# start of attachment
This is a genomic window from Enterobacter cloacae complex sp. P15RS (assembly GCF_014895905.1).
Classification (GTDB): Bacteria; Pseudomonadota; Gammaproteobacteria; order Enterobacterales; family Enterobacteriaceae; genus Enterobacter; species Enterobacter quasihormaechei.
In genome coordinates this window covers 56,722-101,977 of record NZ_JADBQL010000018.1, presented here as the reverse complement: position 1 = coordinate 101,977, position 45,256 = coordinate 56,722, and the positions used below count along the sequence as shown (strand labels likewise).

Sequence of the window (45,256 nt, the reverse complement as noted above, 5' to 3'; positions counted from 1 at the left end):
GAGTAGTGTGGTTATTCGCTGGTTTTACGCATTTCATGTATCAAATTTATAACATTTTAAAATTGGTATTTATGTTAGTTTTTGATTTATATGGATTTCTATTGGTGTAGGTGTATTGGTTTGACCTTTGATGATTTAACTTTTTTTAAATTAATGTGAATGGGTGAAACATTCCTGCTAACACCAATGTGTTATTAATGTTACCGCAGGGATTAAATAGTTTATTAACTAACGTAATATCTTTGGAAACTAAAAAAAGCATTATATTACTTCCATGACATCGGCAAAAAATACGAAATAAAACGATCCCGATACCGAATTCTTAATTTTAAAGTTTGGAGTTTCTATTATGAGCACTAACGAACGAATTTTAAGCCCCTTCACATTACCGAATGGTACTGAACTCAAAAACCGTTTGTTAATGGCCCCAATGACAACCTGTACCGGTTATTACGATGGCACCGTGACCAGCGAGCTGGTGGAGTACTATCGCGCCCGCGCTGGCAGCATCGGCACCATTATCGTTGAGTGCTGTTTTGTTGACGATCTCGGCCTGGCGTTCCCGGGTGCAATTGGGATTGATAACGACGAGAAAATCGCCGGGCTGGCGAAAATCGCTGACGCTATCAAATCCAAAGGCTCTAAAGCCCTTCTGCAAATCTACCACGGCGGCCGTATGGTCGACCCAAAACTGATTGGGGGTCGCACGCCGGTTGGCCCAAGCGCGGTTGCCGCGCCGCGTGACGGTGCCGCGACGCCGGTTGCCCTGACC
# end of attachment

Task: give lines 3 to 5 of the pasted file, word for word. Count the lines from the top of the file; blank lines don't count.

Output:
In genome coordinates this window covers 56,722-101,977 of record NZ_JADBQL010000018.1, presented here as the reverse complement: position 1 = coordinate 101,977, position 45,256 = coordinate 56,722, and the positions used below count along the sequence as shown (strand labels likewise).

Sequence of the window (45,256 nt, the reverse complement as noted above, 5' to 3'; positions counted from 1 at the left end):
GAGTAGTGTGGTTATTCGCTGGTTTTACGCATTTCATGTATCAAATTTATAACATTTTAAAATTGGTATTTATGTTAGTTTTTGATTTATATGGATTTCTATTGGTGTAGGTGTATTGGTTTGACCTTTGATGATTTAACTTTTTTTAAATTAATGTGAATGGGTGAAACATTCCTGCTAACACCAATGTGTTATTAATGTTACCGCAGGGATTAAATAGTTTATTAACTAACGTAATATCTTTGGAAACTAAAAAAAGCATTATATTACTTCCATGACATCGGCAAAAAATACGAAATAAAACGATCCCGATACCGAATTCTTAATTTTAAAGTTTGGAGTTTCTATTATGAGCACTAACGAACGAATTTTAAGCCCCTTCACATTACCGAATGGTACTGAACTCAAAAACCGTTTGTTAATGGCCCCAATGACAACCTGTACCGGTTATTACGATGGCACCGTGACCAGCGAGCTGGTGGAGTACTATCGCGCCCGCGCTGGCAGCATCGGCACCATTATCGTTGAGTGCTGTTTTGTTGACGATCTCGGCCTGGCGTTCCCGGGTGCAATTGGGATTGATAACGACGAGAAAATCGCCGGGCTGGCGAAAATCGCTGACGCTATCAAATCCAAAGGCTCTAAAGCCCTTCTGCAAATCTACCACGGCGGCCGTATGGTCGACCCAAAACTGATTGGGGGTCGCACGCCGGTTGGCCCAAGCGCGGTTGCCGCGCCGCGTGACGGTGCCGCGACGCCGGTTGCCCTGACC